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FAIRFAX COUNTY

Fairfax Jail Will Check For Illegal Immigrants

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By Tom Jackman
Washington Post Staff Writer
Thursday, October 11, 2007

Fairfax County Sheriff Stan G. Barry, who runs Virginia's largest jail, has decided to begin screening inmates for immigration violations and working with federal authorities to deport those illegally in this country.

Fairfax officials have resisted involving their police force in immigration enforcement but said they have no problem with Barry's initiative because his deputies will be screening people who have already been arrested.

"I think if you break the law, and you're already here illegally, you are not welcome in this county," Fairfax Board of Supervisors Chairman Gerald E. Connolly (D) said. "I think we have to be strict about that."

The partnership with federal Immigration and Customs Enforcement officials will give Fairfax deputies instant access to federal immigration databases. It also will allow the sheriff's office to schedule deportation hearings for suspected illegal immigrants and give deputies the authority to set "immigration bonds" that must be paid in full -- in cash -- before inmates are released.

"We're not going to go out actively looking for people," said Barry (D). "We're targeting people that are not obeying the rules of society."

Of the 27,000 people who were housed in the Fairfax jail last year, Barry estimated that 4,300, or 16 percent, were suspected of being here illegally.

Advocates for Virginia immigrants have criticized the use of local police to enforce federal immigration law but are less critical when immigration checks are performed in jails. Deputies will undergo special training on screening inmates.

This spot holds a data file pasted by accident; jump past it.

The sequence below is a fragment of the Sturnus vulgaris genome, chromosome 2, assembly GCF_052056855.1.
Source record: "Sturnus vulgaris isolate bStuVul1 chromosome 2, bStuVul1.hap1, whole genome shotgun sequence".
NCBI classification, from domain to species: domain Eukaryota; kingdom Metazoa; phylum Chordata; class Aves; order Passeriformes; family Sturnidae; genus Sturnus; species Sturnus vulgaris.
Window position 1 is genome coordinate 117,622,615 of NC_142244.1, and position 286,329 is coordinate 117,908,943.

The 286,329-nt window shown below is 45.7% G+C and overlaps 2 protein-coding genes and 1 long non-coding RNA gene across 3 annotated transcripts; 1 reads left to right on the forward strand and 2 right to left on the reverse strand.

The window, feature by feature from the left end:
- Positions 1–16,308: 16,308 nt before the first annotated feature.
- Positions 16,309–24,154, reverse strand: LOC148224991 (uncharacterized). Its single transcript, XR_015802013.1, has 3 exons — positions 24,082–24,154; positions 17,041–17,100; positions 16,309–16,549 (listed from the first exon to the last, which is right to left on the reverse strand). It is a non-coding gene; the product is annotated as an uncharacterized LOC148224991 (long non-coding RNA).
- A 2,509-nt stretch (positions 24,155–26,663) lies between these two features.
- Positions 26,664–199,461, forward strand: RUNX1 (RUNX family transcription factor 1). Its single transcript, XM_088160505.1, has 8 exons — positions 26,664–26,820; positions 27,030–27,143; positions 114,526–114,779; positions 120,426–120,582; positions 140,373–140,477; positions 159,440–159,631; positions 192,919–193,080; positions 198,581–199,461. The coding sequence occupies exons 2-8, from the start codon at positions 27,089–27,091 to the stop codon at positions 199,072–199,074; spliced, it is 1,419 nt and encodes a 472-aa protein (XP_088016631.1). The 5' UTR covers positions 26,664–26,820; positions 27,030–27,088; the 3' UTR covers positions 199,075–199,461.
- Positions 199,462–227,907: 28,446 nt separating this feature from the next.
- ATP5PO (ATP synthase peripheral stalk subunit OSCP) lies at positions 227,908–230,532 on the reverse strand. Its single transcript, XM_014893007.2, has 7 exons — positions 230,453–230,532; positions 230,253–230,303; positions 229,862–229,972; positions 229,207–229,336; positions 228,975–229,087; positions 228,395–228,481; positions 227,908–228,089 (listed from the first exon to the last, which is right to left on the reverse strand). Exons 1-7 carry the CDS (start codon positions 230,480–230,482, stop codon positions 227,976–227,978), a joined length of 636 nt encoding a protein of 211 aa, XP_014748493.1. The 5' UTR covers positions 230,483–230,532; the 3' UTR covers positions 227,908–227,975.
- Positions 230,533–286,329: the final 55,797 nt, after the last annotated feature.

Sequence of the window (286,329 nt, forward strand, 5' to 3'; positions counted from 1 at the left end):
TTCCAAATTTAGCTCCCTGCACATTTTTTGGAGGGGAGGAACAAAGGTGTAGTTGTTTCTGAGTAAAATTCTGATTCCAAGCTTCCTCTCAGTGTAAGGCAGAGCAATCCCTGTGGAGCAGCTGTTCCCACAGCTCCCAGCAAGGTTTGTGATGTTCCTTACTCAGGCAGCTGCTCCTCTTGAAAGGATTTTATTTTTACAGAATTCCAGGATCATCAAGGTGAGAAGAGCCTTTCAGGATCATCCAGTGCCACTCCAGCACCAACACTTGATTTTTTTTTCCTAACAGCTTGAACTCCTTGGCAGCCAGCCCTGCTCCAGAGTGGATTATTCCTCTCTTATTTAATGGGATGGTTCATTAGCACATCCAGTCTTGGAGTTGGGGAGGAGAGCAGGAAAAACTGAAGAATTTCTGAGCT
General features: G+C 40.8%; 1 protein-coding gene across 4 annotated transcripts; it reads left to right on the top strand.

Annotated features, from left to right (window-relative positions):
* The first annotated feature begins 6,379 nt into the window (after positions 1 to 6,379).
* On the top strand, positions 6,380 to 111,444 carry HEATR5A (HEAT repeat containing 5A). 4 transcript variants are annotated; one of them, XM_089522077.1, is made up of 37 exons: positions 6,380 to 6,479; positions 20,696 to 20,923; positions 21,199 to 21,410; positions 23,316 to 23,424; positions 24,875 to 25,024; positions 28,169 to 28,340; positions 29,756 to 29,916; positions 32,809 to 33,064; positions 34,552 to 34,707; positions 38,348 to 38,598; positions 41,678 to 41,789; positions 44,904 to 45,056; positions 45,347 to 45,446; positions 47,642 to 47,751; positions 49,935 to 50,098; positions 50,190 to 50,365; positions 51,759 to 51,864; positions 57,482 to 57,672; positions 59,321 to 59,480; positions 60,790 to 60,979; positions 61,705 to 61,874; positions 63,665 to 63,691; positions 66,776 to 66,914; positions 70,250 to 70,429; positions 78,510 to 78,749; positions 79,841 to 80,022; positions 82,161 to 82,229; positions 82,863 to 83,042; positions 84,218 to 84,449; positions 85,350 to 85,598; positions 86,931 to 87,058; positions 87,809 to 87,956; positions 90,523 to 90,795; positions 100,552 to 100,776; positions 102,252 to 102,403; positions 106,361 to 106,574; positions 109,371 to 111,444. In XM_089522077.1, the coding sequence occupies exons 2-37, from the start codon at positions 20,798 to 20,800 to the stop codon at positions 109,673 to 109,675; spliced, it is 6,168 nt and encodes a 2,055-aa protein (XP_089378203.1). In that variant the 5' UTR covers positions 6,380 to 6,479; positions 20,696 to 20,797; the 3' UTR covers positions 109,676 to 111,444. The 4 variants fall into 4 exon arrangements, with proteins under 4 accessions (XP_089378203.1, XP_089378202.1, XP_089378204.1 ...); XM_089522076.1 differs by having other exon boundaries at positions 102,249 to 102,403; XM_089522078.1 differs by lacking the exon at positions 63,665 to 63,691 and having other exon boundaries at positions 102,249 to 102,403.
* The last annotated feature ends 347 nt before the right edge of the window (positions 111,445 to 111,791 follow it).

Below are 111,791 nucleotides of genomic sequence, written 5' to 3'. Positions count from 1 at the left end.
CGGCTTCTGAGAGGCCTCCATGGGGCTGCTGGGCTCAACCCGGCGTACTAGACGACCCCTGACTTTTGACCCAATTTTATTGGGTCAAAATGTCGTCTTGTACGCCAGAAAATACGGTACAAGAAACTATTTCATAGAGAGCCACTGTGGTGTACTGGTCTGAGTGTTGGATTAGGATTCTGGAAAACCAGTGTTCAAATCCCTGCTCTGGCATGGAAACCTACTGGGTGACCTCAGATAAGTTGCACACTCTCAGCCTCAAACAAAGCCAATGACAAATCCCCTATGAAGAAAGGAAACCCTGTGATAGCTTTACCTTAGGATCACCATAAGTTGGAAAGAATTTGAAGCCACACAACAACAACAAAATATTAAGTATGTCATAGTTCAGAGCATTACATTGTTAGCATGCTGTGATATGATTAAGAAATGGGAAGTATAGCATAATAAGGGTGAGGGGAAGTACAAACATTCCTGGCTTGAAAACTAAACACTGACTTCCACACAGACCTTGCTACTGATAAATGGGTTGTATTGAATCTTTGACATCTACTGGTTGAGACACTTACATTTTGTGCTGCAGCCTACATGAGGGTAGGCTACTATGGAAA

Virginia legislators will consider a measure next year to require jails to do immigration status screening. A coalition of immigrant groups is seeking to limit the screening to jails, and only after a conviction.

"Fairfax County has been a leader in trying to maintain the trust of the immigrant community," said Tim Freilich, legal director of the Virginia Justice Center. "We hope that any . . . agreement that is entered into by Fairfax County will protect the confidentiality of immigration status of all victims and witnesses and that there will be close tracking of racial and ethnic data of the people screened."

Fairfax Police Chief David M. Rohrer said he generally supports the sheriff's initiative, though he has concerns about whether the immigrant community will feel comfortable reporting crime. "I want victims and witnesses to feel free to contact police," Rohrer said, "and not be afraid that the first question is going to be, 'What is your status?' "

In the spring, Barry traveled to Charlotte to study the program in the Mecklenburg County jail. Sheriff Jim Pendergraph implemented the federal program last year, and in less than 18 months the jail has placed 2,839 people into deportation proceedings, said Sgt. Daniel Stitt of the Mecklenburg County Sheriff's Office

"The citizens love it," said Pendergraph, who announced this week that he is leaving Charlotte to become ICE's top liaison between federal and local police and sheriffs on immigration matters.

Thirty-three local agencies across the country, mostly in county jails, have formed such partnerships with ICE, spokesman Richard Rocha said, and 70 local agencies have pending requests. He said 26,000 people have been identified by local agencies for possible deportation in the last two years.

The program does not allow local authorities to make immigration arrests unless a federal immigration detainer has already been issued.

When defendants are booked into the jail, they will be questioned about their nationality and citizenship. If a person cannot show that he or she is in this country legally, a deputy will enter the person into the federal system and schedule a deportation hearing. When the county charge is resolved, or bond is posted, the person is released. He or she then must prove legal status at the deportation hearing, or a detainer is entered, setting the stage for deportation.

If a deputy determines that the person has no ties to the area and has a criminal history, a second, cash-only immigration bond is set to ensure appearance at the deportation hearing. Experts said this was not unusual in the federal immigration process. In Charlotte, "everybody gets an immigration bond," Stitt said. "There's nobody on release anymore."

Barry said the program should save Fairfax money by relieving police of repeatedly arresting some violators for petty offenses and by deporting convicted criminals. It also will provide an incentive for those here illegally not to get arrested, he said.


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